Welcome to our BETA experience

Thanks for exploring our beta experience, the site will have regular updates. We’d appreciate your feedback and look forward to making improvements based on what you recommend!

Take BETA survey

Plan in a way that unlocks business value

 

Plan in a way that unlocks business value

The way you plan for complex effort, in many ways, determines its success. Planning can be a strong enabler of productive outcomes for the organization. But quite often, it’s the opposite to that, and the way the planning is done creates more problems rather than helps. 

The problem with detailed long-term plans

Here’s how it happens. Organizations often favor predictability, and that is understandable. But because they want predictability, they tend to supply a lot of detail in their plan… in terms of what the solution will be and how it will be implemented. The management often likes detailed plans because for them they create an impression of certainty. Unfortunately, it’s a false impression. 

Complex effort, such as creating some software functionality or a marketing campaign or an employee training program, always contains a significant number of unknowns. And these are not the things that could all be figured out upfront. Many of them will be revealed only as the team starts working on that complex task. So, what do we exactly do when we provide a highly detailed long-term plan of action? We neglect all the future learning; we assume that we know everything upfront which is not possible in complex work. And then, ultimately, even when something is discovered by the teams that do the work, it’s not so easy to retrofit the new learning into the existing plan; mainly for two reasons. For one, since such a plan is usually approved by the management (or even originates from them in the first place), someone would now have to bring the bad news to them and say that the teams cannot proceed according to the expectation. And nobody particularly likes to be the bearer of the bad news. But even if we assumed that nobody would take issue with new findings, changing a detailed plan is hard to do properly because so many things in that plan are interconnected and one little change may have a significant ripple effect. 

So, how can we do a better job at planning? 

Progressive elaboration

The answer is simple. The plan must allow for flexibility… to be able to respond to new facts. Certain degree of predictability is still achievable but requires progressive elaboration. Progressive elaboration means that short-term plan is defined with some reasonable detail, mid-term timeframe has less detail, and long-term – even less and just displays the general intent. But as the organization is progressing with the work, and learns new facts from so doing, the next area will be defined in more detail, and so on.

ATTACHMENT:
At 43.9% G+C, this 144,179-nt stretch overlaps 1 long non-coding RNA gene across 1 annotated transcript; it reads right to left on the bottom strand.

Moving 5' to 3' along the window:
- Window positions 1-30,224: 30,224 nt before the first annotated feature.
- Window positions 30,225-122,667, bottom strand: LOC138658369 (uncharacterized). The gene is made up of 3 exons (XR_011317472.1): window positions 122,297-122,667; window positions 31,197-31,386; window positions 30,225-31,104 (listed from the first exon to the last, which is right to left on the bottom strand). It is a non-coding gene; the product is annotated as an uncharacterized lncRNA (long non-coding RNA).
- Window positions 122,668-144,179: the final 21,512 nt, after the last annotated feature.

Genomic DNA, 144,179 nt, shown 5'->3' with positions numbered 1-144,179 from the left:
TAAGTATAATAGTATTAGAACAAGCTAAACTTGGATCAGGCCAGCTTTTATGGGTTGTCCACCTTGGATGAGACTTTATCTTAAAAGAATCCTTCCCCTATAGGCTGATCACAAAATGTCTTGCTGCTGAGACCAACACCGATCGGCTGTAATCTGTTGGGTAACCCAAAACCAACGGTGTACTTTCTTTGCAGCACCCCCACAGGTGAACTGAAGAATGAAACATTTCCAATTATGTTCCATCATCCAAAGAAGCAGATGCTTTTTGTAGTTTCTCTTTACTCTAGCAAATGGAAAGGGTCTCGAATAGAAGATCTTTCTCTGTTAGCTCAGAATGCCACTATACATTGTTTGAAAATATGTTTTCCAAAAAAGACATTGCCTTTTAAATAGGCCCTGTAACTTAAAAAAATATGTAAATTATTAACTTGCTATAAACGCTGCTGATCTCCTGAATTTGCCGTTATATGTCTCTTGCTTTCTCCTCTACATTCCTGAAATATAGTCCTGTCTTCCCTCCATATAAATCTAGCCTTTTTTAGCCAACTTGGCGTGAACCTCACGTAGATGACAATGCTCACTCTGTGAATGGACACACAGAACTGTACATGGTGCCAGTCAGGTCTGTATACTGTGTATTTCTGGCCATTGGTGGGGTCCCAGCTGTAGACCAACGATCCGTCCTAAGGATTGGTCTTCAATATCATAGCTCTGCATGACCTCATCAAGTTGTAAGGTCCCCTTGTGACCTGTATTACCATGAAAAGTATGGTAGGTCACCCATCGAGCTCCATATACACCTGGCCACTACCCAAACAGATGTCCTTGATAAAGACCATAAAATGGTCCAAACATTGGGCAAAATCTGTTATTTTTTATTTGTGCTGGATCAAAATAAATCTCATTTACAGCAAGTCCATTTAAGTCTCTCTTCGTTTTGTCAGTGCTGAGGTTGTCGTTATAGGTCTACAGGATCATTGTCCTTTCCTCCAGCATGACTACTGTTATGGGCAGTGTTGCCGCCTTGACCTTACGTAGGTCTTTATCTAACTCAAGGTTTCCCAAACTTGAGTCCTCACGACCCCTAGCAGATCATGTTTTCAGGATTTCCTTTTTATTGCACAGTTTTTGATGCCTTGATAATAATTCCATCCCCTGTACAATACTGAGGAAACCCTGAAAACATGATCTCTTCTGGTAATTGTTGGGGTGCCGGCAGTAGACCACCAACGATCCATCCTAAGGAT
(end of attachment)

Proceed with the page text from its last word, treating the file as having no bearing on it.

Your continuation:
How it can be achieved

Here’s how it can be achieved. Let’s say a team operates in two-week iterations. The current iteration is defined in quite a bit of detail. Then for the more extensive timeframe, let’s say a major release two months from now, they will have less detail because they know there will be new discoveries. And then there’s an even longer-term roadmap that just shows the overall vector but stays basically at that. It only gives us the idea of what to expect in general from the upcoming releases, but we know that there will be a lot of new discovery in the process that will have to be incorporated in the plan when the time comes. 

For this whole process to be really productive, the organization also must actively explore the unknowns. Experimentation must become a routine part of development and feedback loops must be established to provide empirical evidence that will support or invalidate our assumptions and will help us acquire next level of detail in our plan. 

Taking action

Time to think about action. Plan for one action item that will get you started on establishing a more productive, more flexible planning.     

Alex Yakyma

Alex Yakyma is the author of “Pursuing Enterprise Outcomes” and “The Rollout”. As a consultant, Alex is helping enterprises succeed with complex challenges. Throughout his career, he operated in multi-cultural, highly distributed environments. Alex has trained a large number of change agents and leaders whose key role is to help their organizations achieve higher effectiveness at pursuing business outcomes.

Explore more content

Improving in the moment

Seeing the opportunity
Read more

Being an Agile developer

Knowledge workers are key to Agile <
Read more

Unit and Integration Testing Overview

The two important types of testing <
Read more
Contact Us